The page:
The surface area of the lake is 368 km2, and its shores touch upon three regions: Lombardy to the west, Veneto to the east and Trentino to the north, each boasting a particularly industrious province of considerable importance for the Italian economy: Brescia, Verona and Trento.
Length 52 km
Width 16-42 km
Surface Area 368 km2 ca
Perimeter 158 km
Max. Depth 346 m
Height a.s.l. 65 m
Mount Baldo, 2218 m, keeps watch over the lake and offers enchanting views, as well as walks along paths carved out over the centuries, along which visitors can admire rare species of flowers in bloom all year round.
The strikingly large Mount Baldo dominates the landscape, rising up on the eastern side of the lake from San Vigilio to Torbole: potent, lofty, outstretched and isolated, it towers above the whole lake, visible from every point of it and immediately recognisable.
For the locals, the Baldo is more than just a mountain, since in the past the grassland and high woodlands provided the local population with various means of sustenance and supplies (berries, roots, chestnuts, hay, milk and timber).
The name Baldo is derived from WALD, meaning “wood”.
Mount Baldo is a “goldmine” of vegetation and nature, boasting a wealth of rare plants, flowers and trees exclusive to the area. It is home to some 2000 species of plants that grow wild here and have earned the area the name of “THE GARDEN OF EUROPE”.
In previous centuries, people used to climb up the Baldo in search of plants used to treat illnesses.
Wildlife was also once well represented on the mountainside, with wolves, eagles and bears to be found; more common species have survived until the present day, such as the roe deer, the red fox, the golden eagle, the capercaillie, the red deer, the sparrowhawk, the rock ptarmigan and the mountain sparrowhawk ...as well as a host of beautifully coloured butterflies.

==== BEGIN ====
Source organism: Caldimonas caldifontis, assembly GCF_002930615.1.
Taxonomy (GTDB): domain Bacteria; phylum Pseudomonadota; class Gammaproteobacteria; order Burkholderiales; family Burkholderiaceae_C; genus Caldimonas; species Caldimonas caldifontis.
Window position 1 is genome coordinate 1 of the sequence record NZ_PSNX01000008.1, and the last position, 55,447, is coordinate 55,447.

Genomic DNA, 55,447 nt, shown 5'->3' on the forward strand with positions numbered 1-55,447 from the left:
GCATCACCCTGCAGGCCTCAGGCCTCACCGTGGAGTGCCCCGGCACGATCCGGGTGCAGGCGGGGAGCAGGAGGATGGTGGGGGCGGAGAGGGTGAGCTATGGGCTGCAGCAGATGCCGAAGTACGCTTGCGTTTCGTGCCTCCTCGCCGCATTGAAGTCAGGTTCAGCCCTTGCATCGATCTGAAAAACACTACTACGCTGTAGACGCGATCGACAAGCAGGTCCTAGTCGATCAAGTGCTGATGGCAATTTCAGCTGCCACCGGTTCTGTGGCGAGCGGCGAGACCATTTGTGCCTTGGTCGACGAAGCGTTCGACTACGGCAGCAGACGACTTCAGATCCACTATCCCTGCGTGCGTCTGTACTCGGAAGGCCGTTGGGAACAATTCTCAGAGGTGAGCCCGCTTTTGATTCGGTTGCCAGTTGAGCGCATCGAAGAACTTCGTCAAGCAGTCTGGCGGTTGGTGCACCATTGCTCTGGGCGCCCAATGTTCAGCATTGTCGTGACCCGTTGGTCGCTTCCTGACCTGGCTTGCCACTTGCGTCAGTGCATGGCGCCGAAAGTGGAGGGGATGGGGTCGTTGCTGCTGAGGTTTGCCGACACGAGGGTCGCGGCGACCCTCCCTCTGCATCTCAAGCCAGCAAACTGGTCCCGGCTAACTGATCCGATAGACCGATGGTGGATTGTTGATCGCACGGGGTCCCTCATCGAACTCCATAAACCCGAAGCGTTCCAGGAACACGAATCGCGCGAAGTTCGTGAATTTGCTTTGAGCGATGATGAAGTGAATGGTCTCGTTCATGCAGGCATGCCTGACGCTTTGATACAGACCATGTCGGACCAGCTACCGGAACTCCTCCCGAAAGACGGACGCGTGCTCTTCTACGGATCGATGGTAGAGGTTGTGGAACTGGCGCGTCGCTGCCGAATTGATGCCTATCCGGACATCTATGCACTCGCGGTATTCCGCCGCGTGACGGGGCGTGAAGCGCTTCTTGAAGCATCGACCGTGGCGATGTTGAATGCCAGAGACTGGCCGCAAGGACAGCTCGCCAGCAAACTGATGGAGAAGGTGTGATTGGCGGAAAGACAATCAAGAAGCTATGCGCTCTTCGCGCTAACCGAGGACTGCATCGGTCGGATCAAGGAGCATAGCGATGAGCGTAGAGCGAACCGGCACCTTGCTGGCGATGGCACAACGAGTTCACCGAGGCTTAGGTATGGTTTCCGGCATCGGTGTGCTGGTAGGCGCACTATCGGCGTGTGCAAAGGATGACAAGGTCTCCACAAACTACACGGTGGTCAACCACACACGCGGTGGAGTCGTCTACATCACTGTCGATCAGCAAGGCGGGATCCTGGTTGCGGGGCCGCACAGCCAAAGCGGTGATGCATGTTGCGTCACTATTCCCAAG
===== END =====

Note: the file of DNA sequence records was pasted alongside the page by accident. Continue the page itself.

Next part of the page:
History and people
Right from the Bronze Age, the lake has been home to people who found food there and travelled across its waters, as is testified to by the frequent traces of lake dwellings found here.
In the Middle Ages, the Romans began colonising the countryside around Verona, giving rise to more stable settlements, the CASTLES: indeed, the layout of the towns along the lakeshore (Peschiera, Lazise, Bardolino, Torri del Benaco, Garda, Malcesine) derives from the castle-neighbourhood combination and the defensive features it implied, which remained in place until the Venetians defeated the Viscounts of Milan and the Carraresi family of Padua, as a result of which the population grew in the surrounding countryside and agriculture received a boost, particularly from the farming of silk worms, which fed on the mulberry leaves.
Olives and vines were grown on the hills, while at the high end of the lake – especially on the Brescia side – citrus trees were grown; in the inland areas sheep were raised, and the woodlands yielded timber. Fishing was the main business of the lakeside villages.
In 1400, the EASTERN shore of the lake – the present-day Verona side of the Garda area – was less independent and industrialised than the western shore, but the villages in the Verona District organised themselves into the GARDESANA DELL’ACQUA, a federation of a fiscal nature whose main aim was to combat smuggling and other types of crime.
From 1500, plague, cholera and famine ravaged the Garda areas, especially those in the east, because the structure of the land was such as to allow foreign soldiers to pass through it easily.